The RGA significantly increased in size, especially the Heavy Batteries, which increased from 32 Regular and Territorial Force batteries in 1914 to 117 by the end of the war. The Siege Batteries increased from just three Regular batteries in 1914 to 401 by the end of the war. [11] Siege batteries (such as 9th Siege Battery at the Battle of the Somme) had the largest guns and howitzers; mounted on railways or on fixed concrete emplacements. [12]

Re-amalgamation

The corps name was discontinued in 1924, when the RGA was re-amalgamated into the Royal Artillery and the RGA ceased to exist as a separate entity. [13] [14]

See also

Related Research Articles

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96th Siege Battery, Royal Garrison Artillery

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121st Siege Battery, Royal Garrison Artillery

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172nd Siege Battery, Royal Garrison Artillery

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References

  1. "Royal Regiment of Artillery". Regiments.org. Archived from the original on 16 October 2007. Retrieved 31 October 2010.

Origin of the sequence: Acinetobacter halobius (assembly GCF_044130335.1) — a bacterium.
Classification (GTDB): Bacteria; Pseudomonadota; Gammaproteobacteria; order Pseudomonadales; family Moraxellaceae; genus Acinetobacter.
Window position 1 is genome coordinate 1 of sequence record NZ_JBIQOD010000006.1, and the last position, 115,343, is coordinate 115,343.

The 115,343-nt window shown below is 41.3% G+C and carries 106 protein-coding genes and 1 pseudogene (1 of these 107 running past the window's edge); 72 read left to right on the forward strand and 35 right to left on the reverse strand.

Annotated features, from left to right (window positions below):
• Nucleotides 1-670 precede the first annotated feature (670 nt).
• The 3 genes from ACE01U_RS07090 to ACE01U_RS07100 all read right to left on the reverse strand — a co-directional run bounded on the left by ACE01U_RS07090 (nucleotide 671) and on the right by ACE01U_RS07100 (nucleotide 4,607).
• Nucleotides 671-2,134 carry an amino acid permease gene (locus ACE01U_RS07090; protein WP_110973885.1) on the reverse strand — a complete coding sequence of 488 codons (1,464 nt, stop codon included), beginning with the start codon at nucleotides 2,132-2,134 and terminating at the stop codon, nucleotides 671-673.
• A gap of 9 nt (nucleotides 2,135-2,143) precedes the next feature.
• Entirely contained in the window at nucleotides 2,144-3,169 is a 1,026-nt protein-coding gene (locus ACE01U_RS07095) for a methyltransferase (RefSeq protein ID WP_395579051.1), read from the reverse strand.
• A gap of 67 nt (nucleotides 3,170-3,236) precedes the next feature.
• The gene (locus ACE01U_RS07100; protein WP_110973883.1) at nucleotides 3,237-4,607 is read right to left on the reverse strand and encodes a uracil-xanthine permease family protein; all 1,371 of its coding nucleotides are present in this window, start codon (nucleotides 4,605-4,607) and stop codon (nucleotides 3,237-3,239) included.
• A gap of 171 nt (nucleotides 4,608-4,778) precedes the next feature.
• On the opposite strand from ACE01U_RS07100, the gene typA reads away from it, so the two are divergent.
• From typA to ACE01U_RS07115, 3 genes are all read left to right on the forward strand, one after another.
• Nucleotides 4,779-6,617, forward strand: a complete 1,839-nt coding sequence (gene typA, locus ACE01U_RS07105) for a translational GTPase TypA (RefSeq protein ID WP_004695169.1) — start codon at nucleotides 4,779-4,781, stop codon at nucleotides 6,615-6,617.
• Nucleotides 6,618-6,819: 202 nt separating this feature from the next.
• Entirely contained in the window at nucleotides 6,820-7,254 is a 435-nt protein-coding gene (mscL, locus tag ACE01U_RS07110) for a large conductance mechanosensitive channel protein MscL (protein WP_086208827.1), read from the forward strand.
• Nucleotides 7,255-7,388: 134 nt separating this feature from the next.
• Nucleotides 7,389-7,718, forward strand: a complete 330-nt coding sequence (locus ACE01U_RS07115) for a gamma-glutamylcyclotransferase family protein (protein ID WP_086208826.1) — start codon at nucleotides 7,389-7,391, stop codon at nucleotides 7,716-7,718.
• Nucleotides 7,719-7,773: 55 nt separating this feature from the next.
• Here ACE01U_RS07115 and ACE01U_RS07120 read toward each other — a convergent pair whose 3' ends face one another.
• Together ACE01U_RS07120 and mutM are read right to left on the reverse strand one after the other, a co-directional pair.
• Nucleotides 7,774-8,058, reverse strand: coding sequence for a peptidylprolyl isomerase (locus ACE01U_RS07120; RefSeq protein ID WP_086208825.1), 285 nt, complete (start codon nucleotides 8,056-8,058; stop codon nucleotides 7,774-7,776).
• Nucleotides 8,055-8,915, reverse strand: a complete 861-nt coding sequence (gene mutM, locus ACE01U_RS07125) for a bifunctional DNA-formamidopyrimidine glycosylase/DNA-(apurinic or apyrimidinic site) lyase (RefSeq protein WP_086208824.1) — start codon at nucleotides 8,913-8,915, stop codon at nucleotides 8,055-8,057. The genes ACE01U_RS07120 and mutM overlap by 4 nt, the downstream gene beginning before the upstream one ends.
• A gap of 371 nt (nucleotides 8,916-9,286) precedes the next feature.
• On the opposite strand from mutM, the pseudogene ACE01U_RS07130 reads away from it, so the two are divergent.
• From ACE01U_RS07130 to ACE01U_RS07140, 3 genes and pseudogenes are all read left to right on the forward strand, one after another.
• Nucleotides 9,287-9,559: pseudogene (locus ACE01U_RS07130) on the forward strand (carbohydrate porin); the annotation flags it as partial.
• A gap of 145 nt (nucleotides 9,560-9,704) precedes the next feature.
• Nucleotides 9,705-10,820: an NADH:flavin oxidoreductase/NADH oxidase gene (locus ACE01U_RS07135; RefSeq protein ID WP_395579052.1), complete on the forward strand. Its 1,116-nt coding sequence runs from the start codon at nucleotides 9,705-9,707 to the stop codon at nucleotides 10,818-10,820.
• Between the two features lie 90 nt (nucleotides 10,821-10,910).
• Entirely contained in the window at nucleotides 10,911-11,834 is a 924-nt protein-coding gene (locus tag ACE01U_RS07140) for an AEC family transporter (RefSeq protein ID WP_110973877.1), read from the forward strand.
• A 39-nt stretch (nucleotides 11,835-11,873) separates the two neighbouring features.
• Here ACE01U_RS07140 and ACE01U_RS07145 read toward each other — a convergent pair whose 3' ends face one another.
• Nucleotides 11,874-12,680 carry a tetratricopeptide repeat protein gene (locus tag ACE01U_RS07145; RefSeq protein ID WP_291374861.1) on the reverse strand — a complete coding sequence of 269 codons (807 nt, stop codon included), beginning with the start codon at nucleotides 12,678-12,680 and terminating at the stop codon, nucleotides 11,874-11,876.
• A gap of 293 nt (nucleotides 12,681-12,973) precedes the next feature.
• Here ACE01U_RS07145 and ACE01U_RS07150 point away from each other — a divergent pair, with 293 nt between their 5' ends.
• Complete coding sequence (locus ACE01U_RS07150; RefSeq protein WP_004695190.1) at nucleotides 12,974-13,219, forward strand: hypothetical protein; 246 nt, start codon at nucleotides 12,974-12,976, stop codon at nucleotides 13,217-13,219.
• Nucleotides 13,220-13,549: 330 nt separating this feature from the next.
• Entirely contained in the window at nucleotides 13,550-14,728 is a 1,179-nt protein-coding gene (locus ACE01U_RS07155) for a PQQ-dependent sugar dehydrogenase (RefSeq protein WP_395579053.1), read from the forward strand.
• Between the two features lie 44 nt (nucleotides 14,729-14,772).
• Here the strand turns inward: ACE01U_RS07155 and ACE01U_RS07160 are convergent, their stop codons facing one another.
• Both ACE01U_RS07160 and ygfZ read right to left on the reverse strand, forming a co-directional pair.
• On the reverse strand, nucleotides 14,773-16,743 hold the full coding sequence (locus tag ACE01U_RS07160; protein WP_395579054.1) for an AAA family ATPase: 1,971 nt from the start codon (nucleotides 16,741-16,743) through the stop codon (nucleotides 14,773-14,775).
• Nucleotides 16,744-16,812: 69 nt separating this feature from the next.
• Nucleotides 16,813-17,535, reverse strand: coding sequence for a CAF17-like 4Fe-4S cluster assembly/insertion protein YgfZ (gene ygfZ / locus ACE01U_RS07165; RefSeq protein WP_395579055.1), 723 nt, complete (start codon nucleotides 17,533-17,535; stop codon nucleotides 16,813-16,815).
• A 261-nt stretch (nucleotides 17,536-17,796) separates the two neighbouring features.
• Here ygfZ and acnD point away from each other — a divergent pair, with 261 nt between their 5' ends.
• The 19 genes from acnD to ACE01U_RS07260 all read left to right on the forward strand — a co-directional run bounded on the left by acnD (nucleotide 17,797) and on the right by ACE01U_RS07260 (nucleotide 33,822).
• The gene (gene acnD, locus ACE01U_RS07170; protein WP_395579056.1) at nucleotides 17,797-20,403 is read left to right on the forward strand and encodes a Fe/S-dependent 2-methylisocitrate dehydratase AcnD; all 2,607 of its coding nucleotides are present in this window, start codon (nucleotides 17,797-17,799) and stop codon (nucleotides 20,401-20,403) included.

2. "Naval & Military Intelligence". The Times . 3 June 1899. p. 9.
  3. Litchfield, Norman E H, and Westlake, R, 1982. The Volunteer Artillery 1859–1908, The Sherwood Press, Nottingham, p6
  4. Litchfield, Norman E H, 1987. The Militia Artillery 1852-1909, The Sherwood Press, Nottingham, p6
  5. Litchfield, Norman E H, 1992. The Territorial Artillery 1908–1988, The Sherwood Press, Nottingham, p.3
  6. Farndale, Martin, 2008. History of the Royal Regiment of Artillery - The forgotten fronts and Home Base, Royal Artillery Institution, London, p362-3
  7. Farndale, Martin, 2008. History of the Royal Regiment of Artillery - The forgotten fronts and Home Base, Royal Artillery Institution, London, p366
  8. Farndale, Martin, 2008. History of the Royal Regiment of Artillery - The forgotten fronts and Home Base, Royal Artillery Institution, London, p387
  9. The British artillery of 1914-1918 The Long, Long Trail research site
  10. Harry Tabor's 1916 diary 1
  11. Farndale, Martin, 1986. History of the Royal Regiment of Artillery - The Western Front 1914-18, Royal Artillery Institution, London, p341
  12. "Details of the Siege Batteries of the RGA on Long Long Trail website"
  13. "Royal Artillery Reorganized. Regiment To Form One Corps". The Times . 15 January 1924. p. 12. A Royal Warrant dated 8 January provides that Royal Horse Artillery, Royal Field Artillery and Royal Garrison Artillery shall form one corps.
  14. UK Hansard, 18 February 1930